The labor on the hoses puzzles me. What is the flat rate on labor there? Possibly the AC condenser must be removed and replaced to get the radiator out and evacuating and recharging the AC would add about an hour to the time, BUUUUUT, the total seems high to me down here in the boonies after checking the after market price on parts. The total is less than $300.
I’m assuming there’s something wrong with the radiator that requires replacement. This wouldn’t be unusual in a car of that age and miles. I think he’s saying in his experience with this car (or with Fords) of this age, its less expense in the long run to replace all the hoses along with the radiator. Otherwise the hoses will spring a leak one at a time over the next few years, and you’ll be nickled and dimed, replacing them one by one. And the inconvenience, etc.
I can add a couple of things for reference at least. First, the original radiator sprang a leak on my early 90’s Corolla a couple of years ago. I purchased a new radiator from a retail auto-parts store (O-Reilly I think) for $90 and installed it myself, and it has been working great ever since. I did need to replace on other hose at that time, the one from the windshield washer pump to the windshield sprayer thing. But all the other cooling system hoses were in excellent shape and were not in need of replacement.
Second, a lot of the times radiators can be repaired quite inexpensively by local radiator shops. This would be a good idea to consider if your car has more than the usual cooling requirements, for example if you live in a hot climate, have automatic transmission, and/or use air conditioning often, pull a trailor occassionally, etc. Why? The non-OEM radiators that you purchase from retailer auto parts stores usually don’t have as many cooling fins as the original so they don’t cool quite as effectively.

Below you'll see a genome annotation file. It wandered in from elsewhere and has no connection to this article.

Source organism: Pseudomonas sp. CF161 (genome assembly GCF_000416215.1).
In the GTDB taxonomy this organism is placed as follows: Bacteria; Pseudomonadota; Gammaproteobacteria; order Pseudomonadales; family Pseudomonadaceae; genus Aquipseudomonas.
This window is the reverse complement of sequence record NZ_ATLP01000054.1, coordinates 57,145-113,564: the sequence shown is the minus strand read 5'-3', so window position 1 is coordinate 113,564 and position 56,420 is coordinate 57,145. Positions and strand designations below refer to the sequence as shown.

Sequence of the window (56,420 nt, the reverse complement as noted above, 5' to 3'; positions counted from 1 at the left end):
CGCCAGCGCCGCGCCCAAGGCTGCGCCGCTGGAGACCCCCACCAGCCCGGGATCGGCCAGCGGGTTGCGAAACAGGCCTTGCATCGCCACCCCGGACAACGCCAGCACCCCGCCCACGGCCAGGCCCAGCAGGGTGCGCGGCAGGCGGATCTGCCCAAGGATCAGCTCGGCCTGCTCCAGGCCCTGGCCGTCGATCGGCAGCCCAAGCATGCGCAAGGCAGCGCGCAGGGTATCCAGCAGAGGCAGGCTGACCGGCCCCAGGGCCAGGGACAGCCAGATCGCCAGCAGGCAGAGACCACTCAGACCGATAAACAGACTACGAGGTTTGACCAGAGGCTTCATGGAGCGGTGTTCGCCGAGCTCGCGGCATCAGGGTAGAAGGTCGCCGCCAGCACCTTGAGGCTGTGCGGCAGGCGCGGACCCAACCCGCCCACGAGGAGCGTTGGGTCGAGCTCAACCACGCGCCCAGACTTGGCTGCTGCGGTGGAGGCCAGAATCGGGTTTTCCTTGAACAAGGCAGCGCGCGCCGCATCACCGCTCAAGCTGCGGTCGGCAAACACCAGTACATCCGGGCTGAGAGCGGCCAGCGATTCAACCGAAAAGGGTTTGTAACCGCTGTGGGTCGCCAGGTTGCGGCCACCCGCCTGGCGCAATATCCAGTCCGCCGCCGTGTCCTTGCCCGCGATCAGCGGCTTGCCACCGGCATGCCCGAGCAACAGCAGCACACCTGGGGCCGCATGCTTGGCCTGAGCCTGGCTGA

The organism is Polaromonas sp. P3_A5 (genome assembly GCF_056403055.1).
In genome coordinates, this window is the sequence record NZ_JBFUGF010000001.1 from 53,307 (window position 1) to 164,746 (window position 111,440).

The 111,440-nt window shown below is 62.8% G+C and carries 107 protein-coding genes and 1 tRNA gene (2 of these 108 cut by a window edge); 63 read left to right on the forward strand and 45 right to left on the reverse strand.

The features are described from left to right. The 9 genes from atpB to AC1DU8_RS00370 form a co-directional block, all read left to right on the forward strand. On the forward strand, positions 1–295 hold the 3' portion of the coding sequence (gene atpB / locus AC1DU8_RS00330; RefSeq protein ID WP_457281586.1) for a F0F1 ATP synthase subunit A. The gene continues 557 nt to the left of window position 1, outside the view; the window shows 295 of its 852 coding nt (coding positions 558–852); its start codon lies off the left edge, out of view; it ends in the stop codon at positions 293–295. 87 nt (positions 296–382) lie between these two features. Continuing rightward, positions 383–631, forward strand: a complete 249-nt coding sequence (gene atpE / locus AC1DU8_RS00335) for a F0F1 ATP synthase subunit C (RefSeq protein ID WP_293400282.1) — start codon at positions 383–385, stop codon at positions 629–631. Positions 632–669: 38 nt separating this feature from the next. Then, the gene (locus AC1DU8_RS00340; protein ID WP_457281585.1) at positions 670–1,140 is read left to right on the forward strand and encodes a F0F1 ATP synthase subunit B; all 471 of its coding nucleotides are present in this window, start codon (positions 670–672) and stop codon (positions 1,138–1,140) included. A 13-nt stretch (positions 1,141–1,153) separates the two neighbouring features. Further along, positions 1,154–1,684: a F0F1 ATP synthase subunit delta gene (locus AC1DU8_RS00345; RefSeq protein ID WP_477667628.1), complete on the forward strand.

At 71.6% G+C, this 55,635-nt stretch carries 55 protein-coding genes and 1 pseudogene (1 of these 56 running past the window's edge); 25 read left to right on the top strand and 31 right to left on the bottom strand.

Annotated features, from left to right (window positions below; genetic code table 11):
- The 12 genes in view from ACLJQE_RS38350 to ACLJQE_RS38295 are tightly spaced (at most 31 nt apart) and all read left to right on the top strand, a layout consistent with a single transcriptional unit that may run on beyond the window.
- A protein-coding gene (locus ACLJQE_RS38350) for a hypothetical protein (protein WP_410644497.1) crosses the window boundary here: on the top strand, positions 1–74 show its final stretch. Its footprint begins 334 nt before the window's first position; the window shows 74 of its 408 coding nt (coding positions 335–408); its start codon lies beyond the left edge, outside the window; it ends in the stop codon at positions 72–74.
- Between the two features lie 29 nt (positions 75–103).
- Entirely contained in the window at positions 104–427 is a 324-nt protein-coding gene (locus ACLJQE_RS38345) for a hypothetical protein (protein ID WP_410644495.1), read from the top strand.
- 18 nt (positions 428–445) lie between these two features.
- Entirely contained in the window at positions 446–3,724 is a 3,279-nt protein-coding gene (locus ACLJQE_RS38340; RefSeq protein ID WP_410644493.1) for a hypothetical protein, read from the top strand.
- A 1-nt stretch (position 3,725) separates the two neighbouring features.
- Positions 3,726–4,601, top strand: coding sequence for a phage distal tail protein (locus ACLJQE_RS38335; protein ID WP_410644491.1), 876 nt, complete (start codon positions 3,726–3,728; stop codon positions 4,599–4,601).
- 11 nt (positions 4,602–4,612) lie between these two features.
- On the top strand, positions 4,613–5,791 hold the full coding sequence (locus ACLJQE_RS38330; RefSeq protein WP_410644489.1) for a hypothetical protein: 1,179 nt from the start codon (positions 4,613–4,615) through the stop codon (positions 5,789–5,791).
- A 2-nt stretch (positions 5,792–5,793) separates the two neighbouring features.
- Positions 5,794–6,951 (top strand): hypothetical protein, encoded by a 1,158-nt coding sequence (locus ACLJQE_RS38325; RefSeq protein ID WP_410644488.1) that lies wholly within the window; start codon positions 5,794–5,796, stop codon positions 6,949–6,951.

One other thing I’d recommend is to have the mechanic while doing all this is to verify the radiator cooling fan is working as it should.
Are the hoses all “original”? If they are then replacing them is a good idea. Any hose at anytime could start to leak and modern motors don’t do well if the motor overheats.
What is going on with the car? Why is the radiator in need of replacement. Is it clogged, cracked, leaking, what? Hoses are now specifically bent and sized for each car, making them much more expensive. These hoses also last a long time and allow maximum water flow. Still at over 10 years old the rubber in the hoses can get soft, less flexible, and more likely to burst under pressure. You’d really need to get prices for the hoses your car needs. Prices can be obtained at the parts counter at a Ford dealer, or from a local auto parts store.
The estimate seems high, but perhaps there is a reason?
The radiator was leaking for about a year now. I put a can of “stop leak” (forgot the name) and it helped but still needs to be replaced ( I am told). About two weeks ago the lower radiator hose clamp (plastic) broke. I was charged $178 for repair. This included anti-freeze. I asked if they replaced the hose, they said they put a nipple in it. I don’t know what that means. I think they do good work but are expensive.
Hoses are original. I assume they mean replace all hoses so as to avoid future problems. Based on these comments, another estimate on the hoses seems advisable. Thanks to all for your comments.
Yep sounds plenty high priced since the majority of work to replace the hoses would already be done with the radiator. You can go to rockauto.com and check prices to see but the last radiator I bought was somewhere around $190. Hoses were about $20.
Should you be needing a radiator, I’ve gotten several radiators from radiator.com for several Subarus, one Acura, one Toyota and a Honda. They were perfect fits, delivered very quickly for just over $100, shipped.